Liberia endured two bloody civil wars in the past two decades. The first one, launched by rebel leader Charles Taylor against the sitting government, lasted from 1989 to 1996 and claimed over 200,000 lives. During the war, rebel groups split into factions and began to fight one another. The various factions reached a peace agreement in 1995, and Taylor became president in 1997. The second civil war began in 1999, when rebels sought to overthrow Taylor’s government. It lasted until 2003 and killed another 150,000 people.
Boley reportedly first came to the United States as a student in the 1960’s. He re-entered the U.S. illegally, federal authorities claim, sometime after his alleged involvement in Liberian hostilities. He was arrested in January 2010 and stood trial in an immigration court in Batavia, New York in late 2010 and early 2011. The government sought to remove Boley in part under the Child Soldiers Accountability Act of 2008. This adds the use of child soldiers in warfare to the list of grounds for deportation. The judge hearing the case became ill and had to take a leave of absence before ruling on the case, so the outcome of the trial was delayed until this month.
Boley has spent over two years in immigration detention awaiting a resolution of the case. He requested that he be released pending the court’s decision. The immigration judge reportedly supported a monitored release, but lacked the authority to set bail without the approval of Immigration and Customs Enforcement (ICE). ICE refused to agree to any release, stating that the “public interest” was best served by keeping him detained.
Boley challenged ICE’s refusal in a November letter, accusing them of improperly second-guessing the judge. The ICE field office director in Buffalo responded to him by accusing him of coming to the United States in order to escape prosecution for war crimes. Boley claims that the accusations of war crimes brought out at his trial remain uncorroborated, and that there have been no efforts to prosecute him in Liberia. He also disputes the government’s claims that he entered the United States illegally.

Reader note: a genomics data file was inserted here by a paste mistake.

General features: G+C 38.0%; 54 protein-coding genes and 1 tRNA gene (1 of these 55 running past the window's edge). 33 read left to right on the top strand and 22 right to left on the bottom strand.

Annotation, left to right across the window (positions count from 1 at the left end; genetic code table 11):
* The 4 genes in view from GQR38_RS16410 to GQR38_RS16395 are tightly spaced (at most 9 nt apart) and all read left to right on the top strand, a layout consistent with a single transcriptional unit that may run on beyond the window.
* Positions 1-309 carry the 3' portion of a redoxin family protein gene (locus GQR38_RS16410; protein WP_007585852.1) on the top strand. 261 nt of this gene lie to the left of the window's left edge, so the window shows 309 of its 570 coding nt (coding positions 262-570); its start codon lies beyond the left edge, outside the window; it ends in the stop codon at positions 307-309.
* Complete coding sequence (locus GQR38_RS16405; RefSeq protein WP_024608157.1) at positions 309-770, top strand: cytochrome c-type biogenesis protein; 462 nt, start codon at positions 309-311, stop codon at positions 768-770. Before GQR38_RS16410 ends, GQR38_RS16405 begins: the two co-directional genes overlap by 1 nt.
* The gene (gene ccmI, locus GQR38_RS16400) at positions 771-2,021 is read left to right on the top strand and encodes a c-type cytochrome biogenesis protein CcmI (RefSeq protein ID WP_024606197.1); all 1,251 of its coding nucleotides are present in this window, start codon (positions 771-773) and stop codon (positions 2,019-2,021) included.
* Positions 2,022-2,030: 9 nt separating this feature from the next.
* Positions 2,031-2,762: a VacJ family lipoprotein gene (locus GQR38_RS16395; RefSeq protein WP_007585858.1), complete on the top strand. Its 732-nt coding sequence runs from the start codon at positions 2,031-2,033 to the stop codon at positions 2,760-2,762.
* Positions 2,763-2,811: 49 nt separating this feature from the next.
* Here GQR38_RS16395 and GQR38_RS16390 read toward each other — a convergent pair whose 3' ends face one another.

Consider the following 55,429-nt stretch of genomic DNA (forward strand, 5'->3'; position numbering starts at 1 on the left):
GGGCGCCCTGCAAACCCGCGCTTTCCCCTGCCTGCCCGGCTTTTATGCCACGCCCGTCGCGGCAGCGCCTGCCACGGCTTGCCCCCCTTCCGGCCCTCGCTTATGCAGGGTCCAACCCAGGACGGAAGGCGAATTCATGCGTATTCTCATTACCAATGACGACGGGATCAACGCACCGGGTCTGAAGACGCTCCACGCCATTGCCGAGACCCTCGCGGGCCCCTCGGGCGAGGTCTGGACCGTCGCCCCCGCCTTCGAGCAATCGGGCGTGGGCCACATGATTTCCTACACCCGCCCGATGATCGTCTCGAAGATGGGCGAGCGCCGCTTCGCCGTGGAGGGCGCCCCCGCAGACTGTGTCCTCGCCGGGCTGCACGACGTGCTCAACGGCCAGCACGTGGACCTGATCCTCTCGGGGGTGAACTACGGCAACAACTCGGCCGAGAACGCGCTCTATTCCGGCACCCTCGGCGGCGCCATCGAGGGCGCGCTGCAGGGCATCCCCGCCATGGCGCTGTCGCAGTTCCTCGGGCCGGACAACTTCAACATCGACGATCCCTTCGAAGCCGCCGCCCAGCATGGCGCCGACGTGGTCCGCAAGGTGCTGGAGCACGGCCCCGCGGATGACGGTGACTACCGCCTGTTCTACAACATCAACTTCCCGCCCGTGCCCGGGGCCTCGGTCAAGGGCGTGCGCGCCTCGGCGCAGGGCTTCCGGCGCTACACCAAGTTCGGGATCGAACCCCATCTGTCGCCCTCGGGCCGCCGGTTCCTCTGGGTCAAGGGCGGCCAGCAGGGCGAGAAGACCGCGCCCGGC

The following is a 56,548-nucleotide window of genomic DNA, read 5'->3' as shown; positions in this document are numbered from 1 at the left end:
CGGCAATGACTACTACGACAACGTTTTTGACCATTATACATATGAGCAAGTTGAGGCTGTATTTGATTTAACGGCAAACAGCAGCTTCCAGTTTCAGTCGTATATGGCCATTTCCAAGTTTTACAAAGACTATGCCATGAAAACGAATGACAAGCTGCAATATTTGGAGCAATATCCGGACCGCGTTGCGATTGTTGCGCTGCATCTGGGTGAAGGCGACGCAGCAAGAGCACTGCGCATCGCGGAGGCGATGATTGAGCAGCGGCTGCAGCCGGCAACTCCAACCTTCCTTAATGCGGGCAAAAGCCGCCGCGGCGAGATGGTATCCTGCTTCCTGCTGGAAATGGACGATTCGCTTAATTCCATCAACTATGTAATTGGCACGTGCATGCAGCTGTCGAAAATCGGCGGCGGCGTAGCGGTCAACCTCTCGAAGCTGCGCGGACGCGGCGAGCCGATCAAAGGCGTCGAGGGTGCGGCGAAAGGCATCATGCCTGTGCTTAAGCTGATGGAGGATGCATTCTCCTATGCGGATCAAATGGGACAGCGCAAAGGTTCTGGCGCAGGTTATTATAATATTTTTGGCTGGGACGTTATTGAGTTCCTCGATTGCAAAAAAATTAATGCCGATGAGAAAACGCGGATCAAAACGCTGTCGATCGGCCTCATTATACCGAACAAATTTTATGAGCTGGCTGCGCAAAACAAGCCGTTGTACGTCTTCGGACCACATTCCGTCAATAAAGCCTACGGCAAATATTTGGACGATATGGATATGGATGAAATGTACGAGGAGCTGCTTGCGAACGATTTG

In January, Boley filed a petition in federal district court alleging that the government had wrongfully detained him. He asked the district court to intervene and order him to be released. On February 6, however, the immigration judge issued a deportation order finding Boley “removable” from the United States. It is the first deportation order obtained under the Child Soldier Accountability Act.
Ohio immigration visa lawyer Gus Shihab helps people understand and navigate the U.S. immigration system, which includes the constantly-changing politics of our immigration laws. For a free and confidential consultation, contact us through our website or at 877-479-4USA (4872).
More Blog Posts:
Missing Dallas Teen accidentally Deported to Colombia despite being a U.S. Citizen, Immigration Visa Lawyer Blog, January 7, 2012
Citizenship Denied by Ohio Judge for Convicted Nazi, Immigration Visa Lawyer Blog, December 29, 2011
Deportations Speed up with the Secure Communities Initiative. Immigration Visa Lawyer Blog, December 9, 2011
Photo credit: ‘Flag of Liberia’ on Wikimedia Commons.